July 19, 2004 by Glenda Wertz
Almost all agents have clients with errors and omissions (E&O) exposure and the most difficult job the agent may have is convincing the client that they have the exposure. After 20 years of selling E&O/EPL/D&O exclusively, I have found some simple answers to the clients’ questions that seem to work best.
This article addresses the most frequently asked questions about Errors and Omissions Liability. What is E&O? Who needs E&O? Why do you need E&O? When should you buy E&O? And, where do you find E&O that fits your needs?
What is E&O insurance?
Errors and omssions (E&O) is the insurance that covers your company, or you individually, in the event that a client holds you responsible for a service you provided, or failed to provide, that did not have the expected or promised results. For doctors, dentists, chiropractors, etc. it is often called malpractice insurance. For lawyers, accountants, architects or engineers, it may be called professional liability. Whatever you call it, it covers you for errors (or omissions) that you have made or that the client perceives you have made.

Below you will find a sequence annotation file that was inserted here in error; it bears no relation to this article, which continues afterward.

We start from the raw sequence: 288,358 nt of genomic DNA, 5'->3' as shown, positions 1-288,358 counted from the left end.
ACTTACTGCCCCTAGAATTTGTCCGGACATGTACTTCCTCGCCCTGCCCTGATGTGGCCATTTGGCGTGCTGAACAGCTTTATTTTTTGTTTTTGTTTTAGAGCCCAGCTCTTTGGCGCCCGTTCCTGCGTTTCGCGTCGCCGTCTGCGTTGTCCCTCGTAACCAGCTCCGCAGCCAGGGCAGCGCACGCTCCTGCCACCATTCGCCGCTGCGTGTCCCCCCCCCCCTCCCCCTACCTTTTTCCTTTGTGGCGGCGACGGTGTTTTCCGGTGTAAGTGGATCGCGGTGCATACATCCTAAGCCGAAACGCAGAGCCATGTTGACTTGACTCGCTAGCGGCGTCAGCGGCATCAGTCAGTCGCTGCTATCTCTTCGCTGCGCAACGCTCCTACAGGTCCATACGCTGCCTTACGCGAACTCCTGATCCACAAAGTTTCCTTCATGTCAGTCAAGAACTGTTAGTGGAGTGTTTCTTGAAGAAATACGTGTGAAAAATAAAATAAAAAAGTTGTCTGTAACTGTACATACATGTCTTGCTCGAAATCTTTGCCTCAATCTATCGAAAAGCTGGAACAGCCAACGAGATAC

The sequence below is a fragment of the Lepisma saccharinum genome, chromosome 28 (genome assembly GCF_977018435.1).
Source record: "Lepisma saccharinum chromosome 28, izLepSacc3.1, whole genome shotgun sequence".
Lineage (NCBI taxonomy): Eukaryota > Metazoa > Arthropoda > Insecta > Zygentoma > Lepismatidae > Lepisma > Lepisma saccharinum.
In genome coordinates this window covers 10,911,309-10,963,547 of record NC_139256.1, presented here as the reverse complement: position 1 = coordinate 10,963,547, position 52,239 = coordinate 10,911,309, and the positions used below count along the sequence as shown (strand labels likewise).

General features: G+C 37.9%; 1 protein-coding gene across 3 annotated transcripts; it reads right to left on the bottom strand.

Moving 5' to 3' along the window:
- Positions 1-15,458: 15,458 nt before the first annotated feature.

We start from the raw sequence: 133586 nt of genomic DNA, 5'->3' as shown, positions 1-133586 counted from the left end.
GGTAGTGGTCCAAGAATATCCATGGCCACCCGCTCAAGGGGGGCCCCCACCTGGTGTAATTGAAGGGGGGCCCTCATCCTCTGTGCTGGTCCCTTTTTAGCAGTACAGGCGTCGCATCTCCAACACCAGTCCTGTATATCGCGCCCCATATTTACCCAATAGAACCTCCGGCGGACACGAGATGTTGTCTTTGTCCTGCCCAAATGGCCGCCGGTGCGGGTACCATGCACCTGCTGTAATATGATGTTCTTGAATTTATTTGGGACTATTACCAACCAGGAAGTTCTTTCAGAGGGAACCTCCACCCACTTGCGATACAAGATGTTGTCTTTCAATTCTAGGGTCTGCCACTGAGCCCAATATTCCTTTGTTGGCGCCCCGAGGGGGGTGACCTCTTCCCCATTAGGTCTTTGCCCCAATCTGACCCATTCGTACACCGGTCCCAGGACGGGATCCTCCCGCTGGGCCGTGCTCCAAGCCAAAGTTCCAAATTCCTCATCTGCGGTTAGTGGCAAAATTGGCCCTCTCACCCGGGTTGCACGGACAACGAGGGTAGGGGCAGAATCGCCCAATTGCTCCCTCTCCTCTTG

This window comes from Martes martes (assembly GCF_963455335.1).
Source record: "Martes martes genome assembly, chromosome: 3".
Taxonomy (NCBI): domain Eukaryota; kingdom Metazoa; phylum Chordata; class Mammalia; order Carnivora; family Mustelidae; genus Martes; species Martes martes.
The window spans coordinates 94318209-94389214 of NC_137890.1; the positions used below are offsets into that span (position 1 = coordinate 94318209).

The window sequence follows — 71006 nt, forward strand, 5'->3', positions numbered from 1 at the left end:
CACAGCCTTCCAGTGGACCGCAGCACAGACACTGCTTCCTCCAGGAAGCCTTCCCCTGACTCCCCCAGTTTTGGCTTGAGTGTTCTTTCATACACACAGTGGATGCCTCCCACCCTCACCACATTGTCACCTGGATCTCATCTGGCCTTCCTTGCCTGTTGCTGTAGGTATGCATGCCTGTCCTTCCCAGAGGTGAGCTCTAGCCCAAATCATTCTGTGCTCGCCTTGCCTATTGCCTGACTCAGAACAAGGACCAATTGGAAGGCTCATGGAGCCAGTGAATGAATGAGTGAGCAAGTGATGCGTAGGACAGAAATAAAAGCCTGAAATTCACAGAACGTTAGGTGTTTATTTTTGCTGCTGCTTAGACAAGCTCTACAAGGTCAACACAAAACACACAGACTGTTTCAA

Most E&O policies cover judgments, settlements and defense costs. Even if the allegations are found to be groundless, thousands of dollars may be needed to defend the lawsuit. They can bankrupt a smaller company or individual and have a lasting effect on the bottom line of larger companies.
In short, E&O coverage provides protection for you in the event that an error or omission on your part has caused a financial loss for your client.
Who needs E&O insurance?
The best-known professionals who need E&O insurance are doctors, lawyers, accountants, architects, engineers, etc. However, less thought about individuals range from advertising agencies to commercial printers, Web hosting companies to wedding planners. If you are in the business of providing a service to your client for a fee, you have an E&O exposure. You may want to consider what will happen if the service is not done correctly or on time, and it costs your client money or harms their reputation.
Why does my company need coverage?
To put it very simply, everyone makes mistakes. Even with the best employees and the best risk management practices in place, mistakes will be made. No one is perfect.